A barrier-breaking military veteran who pushed through heartbreak to help others at vulnerable moments in their lives, Kathleen Robinson also embodied the first nations quest for a culturally coherent life. She was 55 when she died on Oct. 8.
She was born in Regina, on April 27, 1956, and spent her early years with her mother and large extended family on the White Bear Reserve near Carlyle in southeastern Saskatchewan. When her mother died in the early 1960s, Kathleen, like so many first nations children of that era, was summarily removed from her community and placed with a non-native family in Wawota, about 30 kilometres away. They fostered her into young adulthood, when she set off to find her place in the world.
Meeting a man in the U.S. Air Force drew her to enlist as well, in 1978. It proved a fortunate move. She thrived on the military life and discipline; and she found her calling as an airplane electrical systems specialist. She worked on every plane the Air Force flew, from the lumbering B-52 to the nimble, viper-like F-16. She loved knowing how everything worked, and being able to fix what went wrong.
She worked her way up to crew boss, the first woman in the U.S. Air Force to have an electrical systems crew of her own. Whether on home turf or hazardous overseas assignments, she progressed steadily, earning numerous merit awards.
Eventually, Robinson attained the rank of staff sergeant, an uncommon achievement for a woman in the 1980s.
She probably would have spent her entire career in the Air Force had she not been diagnosed with a heart condition. Doctors believed it was caused by rheumatic fever she'd contracted at the age of four or five. Lacking adequate medical facilities on the reserve, she had not been promptly or properly treated. This forced her medical discharge in 1987.
Brokenhearted, she cast about for something else to do. She had always loved to read, so, thinking perhaps to become a teacher, she took a degree in English from Minot State University in North Dakota.
While working on this degree, she also began reconnecting with her first family, making frequent trips back to White Bear. A friend took her to meetings of the Native American Church on the reserve.
Robinson thought it was the most beautiful religion she'd come across. Her foster family had raised her Roman Catholic, but she had never felt it addressed her as a first nations person. She'd explored many religions since, but somehow nothing stuck, until she encountered the Native American Church. Rooted in traditional spiritual practices of what are now northern Mexico and the American Southwest, and involving both medicinal and sacramental uses of the peyote cactus, the church has spread across North America, its practices evolving and diversifying along with the people it serves.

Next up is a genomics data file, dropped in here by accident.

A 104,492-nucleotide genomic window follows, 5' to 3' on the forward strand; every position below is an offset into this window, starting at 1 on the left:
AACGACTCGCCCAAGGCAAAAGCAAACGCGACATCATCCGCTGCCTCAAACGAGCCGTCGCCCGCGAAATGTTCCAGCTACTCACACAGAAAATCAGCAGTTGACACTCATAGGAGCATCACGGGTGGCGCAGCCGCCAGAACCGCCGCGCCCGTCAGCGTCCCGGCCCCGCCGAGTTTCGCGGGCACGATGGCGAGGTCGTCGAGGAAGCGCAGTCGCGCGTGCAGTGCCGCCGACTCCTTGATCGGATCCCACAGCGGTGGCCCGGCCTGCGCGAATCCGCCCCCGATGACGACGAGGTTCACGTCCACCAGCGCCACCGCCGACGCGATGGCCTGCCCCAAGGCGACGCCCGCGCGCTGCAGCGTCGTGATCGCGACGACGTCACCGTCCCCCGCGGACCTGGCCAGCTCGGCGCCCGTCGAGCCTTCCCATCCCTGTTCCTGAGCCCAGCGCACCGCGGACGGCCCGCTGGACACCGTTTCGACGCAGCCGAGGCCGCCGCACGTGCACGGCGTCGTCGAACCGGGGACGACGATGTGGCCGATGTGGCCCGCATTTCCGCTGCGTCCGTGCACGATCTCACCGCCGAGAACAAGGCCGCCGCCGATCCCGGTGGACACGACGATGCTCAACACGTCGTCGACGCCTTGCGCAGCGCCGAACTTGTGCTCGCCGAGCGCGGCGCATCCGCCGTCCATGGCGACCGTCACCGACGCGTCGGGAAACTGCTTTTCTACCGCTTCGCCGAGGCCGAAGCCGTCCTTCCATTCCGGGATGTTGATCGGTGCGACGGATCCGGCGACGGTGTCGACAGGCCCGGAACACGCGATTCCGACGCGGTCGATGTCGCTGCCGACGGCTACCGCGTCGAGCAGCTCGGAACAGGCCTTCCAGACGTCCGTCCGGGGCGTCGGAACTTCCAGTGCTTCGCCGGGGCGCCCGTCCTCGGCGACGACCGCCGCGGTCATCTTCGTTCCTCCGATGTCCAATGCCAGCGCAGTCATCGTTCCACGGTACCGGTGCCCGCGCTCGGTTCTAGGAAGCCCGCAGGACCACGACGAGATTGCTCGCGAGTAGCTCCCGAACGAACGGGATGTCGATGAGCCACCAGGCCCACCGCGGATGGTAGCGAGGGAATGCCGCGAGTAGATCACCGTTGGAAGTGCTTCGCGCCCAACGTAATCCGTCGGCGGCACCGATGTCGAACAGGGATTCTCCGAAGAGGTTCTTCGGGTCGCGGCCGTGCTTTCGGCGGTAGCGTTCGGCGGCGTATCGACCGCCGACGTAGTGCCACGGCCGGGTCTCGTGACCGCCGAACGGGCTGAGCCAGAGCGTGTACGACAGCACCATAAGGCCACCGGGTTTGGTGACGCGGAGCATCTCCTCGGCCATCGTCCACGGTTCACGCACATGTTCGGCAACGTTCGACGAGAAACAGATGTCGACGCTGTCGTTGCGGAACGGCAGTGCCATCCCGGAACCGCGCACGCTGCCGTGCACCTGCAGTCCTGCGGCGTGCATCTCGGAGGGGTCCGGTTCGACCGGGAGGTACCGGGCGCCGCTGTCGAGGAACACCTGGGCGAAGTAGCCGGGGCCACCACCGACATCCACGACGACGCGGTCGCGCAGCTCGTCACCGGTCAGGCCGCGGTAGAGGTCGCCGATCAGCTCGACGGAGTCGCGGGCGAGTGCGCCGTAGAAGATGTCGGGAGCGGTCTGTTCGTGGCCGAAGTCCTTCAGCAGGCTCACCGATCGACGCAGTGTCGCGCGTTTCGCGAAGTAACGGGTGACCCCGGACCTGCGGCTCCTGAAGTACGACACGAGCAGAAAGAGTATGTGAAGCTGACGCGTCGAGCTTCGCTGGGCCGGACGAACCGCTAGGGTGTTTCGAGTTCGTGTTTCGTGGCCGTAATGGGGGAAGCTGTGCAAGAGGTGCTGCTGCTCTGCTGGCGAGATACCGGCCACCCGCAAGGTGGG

For Robinson, it became a profound means of connecting with her roots, a meeting place of first nations tradition and contemporary reality. Moreover, its people became like a family, easing her nagging sense of displacement. It was in the church that she received her Indian name, Red Dawn Woman.
When she finished her degree, Robinson decided to come back to Canada. She found work in the registrar's office of the Saskatchewan Indian Federated College (later First Nations University) in Regina. Eventually becoming an academic counsellor, she assisted students – many of them "a little older, maybe a little fearful," as her daughter Dominga recalls – to find their way into higher education. "I don't know how many she brought home," laughs Dominga. "She'd host them for a week or so until they found a place to stay, regularly going above and beyond her job description.
A second daughter, Sterling, was born in 1995. Six years later, Robinson moved back to the reserve. By now her band, the Pheasant Rump Nakota (Assiniboine), had their own land separate from the White Bear First Nation (a land claim Robinson had assisted with when she first returned to Canada). She settled there, and began working with the Yorkton Tribal Council Child and Family Services. Having been a child in care herself, she wanted to help children whose plight she understood.
Some time in the early 2000s, the reserve began holding sun dances, a traditional annual ceremony of the Nakota. Robinson took the opportunity to learn, and became a regular participant as her culture and spirituality became central in her life.
In 2008, she was diagnosed with breast cancer. Following treatment, she enjoyed a year of good health, but the cancer came back in her spine. The many compression fractures that resulted were painful, but what hurt most of all was receiving help instead of giving it.
Kathleen Robinson was laid to rest with her grandparents at the Pheasant Rump Cemetery, with traditional Elders officiating. She leaves her two daughters, two "adopted" daughters and numerous relatives by blood and of the heart.
Special to The Globe and Mail